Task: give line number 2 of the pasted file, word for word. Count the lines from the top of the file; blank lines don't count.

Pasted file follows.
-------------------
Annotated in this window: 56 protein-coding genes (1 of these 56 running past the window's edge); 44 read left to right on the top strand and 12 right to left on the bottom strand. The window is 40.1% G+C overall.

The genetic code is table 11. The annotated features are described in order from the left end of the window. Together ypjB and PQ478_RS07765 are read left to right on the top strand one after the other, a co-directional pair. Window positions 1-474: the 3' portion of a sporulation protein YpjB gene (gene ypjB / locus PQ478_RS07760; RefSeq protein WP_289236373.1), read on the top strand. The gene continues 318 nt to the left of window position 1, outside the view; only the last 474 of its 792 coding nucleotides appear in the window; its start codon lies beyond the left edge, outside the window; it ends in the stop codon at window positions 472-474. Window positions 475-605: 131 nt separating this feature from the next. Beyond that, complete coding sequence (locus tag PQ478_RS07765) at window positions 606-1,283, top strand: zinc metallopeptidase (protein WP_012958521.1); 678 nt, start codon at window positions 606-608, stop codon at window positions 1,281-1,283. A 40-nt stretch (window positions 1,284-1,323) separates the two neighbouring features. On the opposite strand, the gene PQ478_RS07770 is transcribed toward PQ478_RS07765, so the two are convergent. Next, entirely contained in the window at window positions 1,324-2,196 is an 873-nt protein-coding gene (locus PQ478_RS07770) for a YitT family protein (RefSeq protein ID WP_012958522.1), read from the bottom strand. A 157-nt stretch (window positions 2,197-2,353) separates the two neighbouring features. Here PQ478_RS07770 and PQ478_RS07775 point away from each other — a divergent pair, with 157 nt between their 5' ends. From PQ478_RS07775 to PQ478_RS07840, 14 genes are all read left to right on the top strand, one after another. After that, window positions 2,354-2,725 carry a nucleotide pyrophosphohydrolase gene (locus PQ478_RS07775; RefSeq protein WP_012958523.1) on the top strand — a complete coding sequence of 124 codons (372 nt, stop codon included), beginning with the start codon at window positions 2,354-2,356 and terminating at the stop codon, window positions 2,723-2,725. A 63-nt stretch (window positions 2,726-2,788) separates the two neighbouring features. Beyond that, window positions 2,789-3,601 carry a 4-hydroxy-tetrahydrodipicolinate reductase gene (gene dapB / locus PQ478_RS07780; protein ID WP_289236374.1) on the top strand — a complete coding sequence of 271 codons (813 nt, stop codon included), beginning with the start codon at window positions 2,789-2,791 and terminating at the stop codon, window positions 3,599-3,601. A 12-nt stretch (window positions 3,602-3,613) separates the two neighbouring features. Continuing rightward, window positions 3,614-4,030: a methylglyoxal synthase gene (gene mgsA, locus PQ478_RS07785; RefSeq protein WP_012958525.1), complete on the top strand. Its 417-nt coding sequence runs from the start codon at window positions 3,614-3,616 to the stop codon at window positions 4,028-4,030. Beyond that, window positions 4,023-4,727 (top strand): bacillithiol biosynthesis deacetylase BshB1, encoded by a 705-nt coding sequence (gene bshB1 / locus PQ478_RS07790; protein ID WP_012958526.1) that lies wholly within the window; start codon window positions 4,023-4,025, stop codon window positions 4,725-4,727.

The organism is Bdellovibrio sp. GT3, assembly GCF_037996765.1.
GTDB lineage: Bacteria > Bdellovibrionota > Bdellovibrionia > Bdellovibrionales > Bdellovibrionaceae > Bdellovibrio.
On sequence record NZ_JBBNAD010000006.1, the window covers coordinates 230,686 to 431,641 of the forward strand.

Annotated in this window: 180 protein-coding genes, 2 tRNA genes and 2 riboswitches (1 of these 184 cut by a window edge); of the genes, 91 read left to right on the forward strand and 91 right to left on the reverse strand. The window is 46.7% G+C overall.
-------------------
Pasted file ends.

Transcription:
The genetic code is table 11. The annotated features are described in order from the left end of the window. Together ypjB and PQ478_RS07765 are read left to right on the top strand one after the other, a co-directional pair. Window positions 1-474: the 3' portion of a sporulation protein YpjB gene (gene ypjB / locus PQ478_RS07760; RefSeq protein WP_289236373.1), read on the top strand. The gene continues 318 nt to the left of window position 1, outside the view; only the last 474 of its 792 coding nucleotides appear in the window; its start codon lies beyond the left edge, outside the window; it ends in the stop codon at window positions 472-474. Window positions 475-605: 131 nt separating this feature from the next. Beyond that, complete coding sequence (locus tag PQ478_RS07765) at window positions 606-1,283, top strand: zinc metallopeptidase (protein WP_012958521.1); 678 nt, start codon at window positions 606-608, stop codon at window positions 1,281-1,283. A 40-nt stretch (window positions 1,284-1,323) separates the two neighbouring features. On the opposite strand, the gene PQ478_RS07770 is transcribed toward PQ478_RS07765, so the two are convergent. Next, entirely contained in the window at window positions 1,324-2,196 is an 873-nt protein-coding gene (locus PQ478_RS07770) for a YitT family protein (RefSeq protein ID WP_012958522.1), read from the bottom strand. A 157-nt stretch (window positions 2,197-2,353) separates the two neighbouring features. Here PQ478_RS07770 and PQ478_RS07775 point away from each other — a divergent pair, with 157 nt between their 5' ends. From PQ478_RS07775 to PQ478_RS07840, 14 genes are all read left to right on the top strand, one after another. After that, window positions 2,354-2,725 carry a nucleotide pyrophosphohydrolase gene (locus PQ478_RS07775; RefSeq protein WP_012958523.1) on the top strand — a complete coding sequence of 124 codons (372 nt, stop codon included), beginning with the start codon at window positions 2,354-2,356 and terminating at the stop codon, window positions 2,723-2,725. A 63-nt stretch (window positions 2,726-2,788) separates the two neighbouring features. Beyond that, window positions 2,789-3,601 carry a 4-hydroxy-tetrahydrodipicolinate reductase gene (gene dapB / locus PQ478_RS07780; protein ID WP_289236374.1) on the top strand — a complete coding sequence of 271 codons (813 nt, stop codon included), beginning with the start codon at window positions 2,789-2,791 and terminating at the stop codon, window positions 3,599-3,601. A 12-nt stretch (window positions 3,602-3,613) separates the two neighbouring features. Continuing rightward, window positions 3,614-4,030: a methylglyoxal synthase gene (gene mgsA, locus PQ478_RS07785; RefSeq protein WP_012958525.1), complete on the top strand. Its 417-nt coding sequence runs from the start codon at window positions 3,614-3,616 to the stop codon at window positions 4,028-4,030. Beyond that, window positions 4,023-4,727 (top strand): bacillithiol biosynthesis deacetylase BshB1, encoded by a 705-nt coding sequence (gene bshB1 / locus PQ478_RS07790; protein ID WP_012958526.1) that lies wholly within the window; start codon window positions 4,023-4,025, stop codon window positions 4,725-4,727.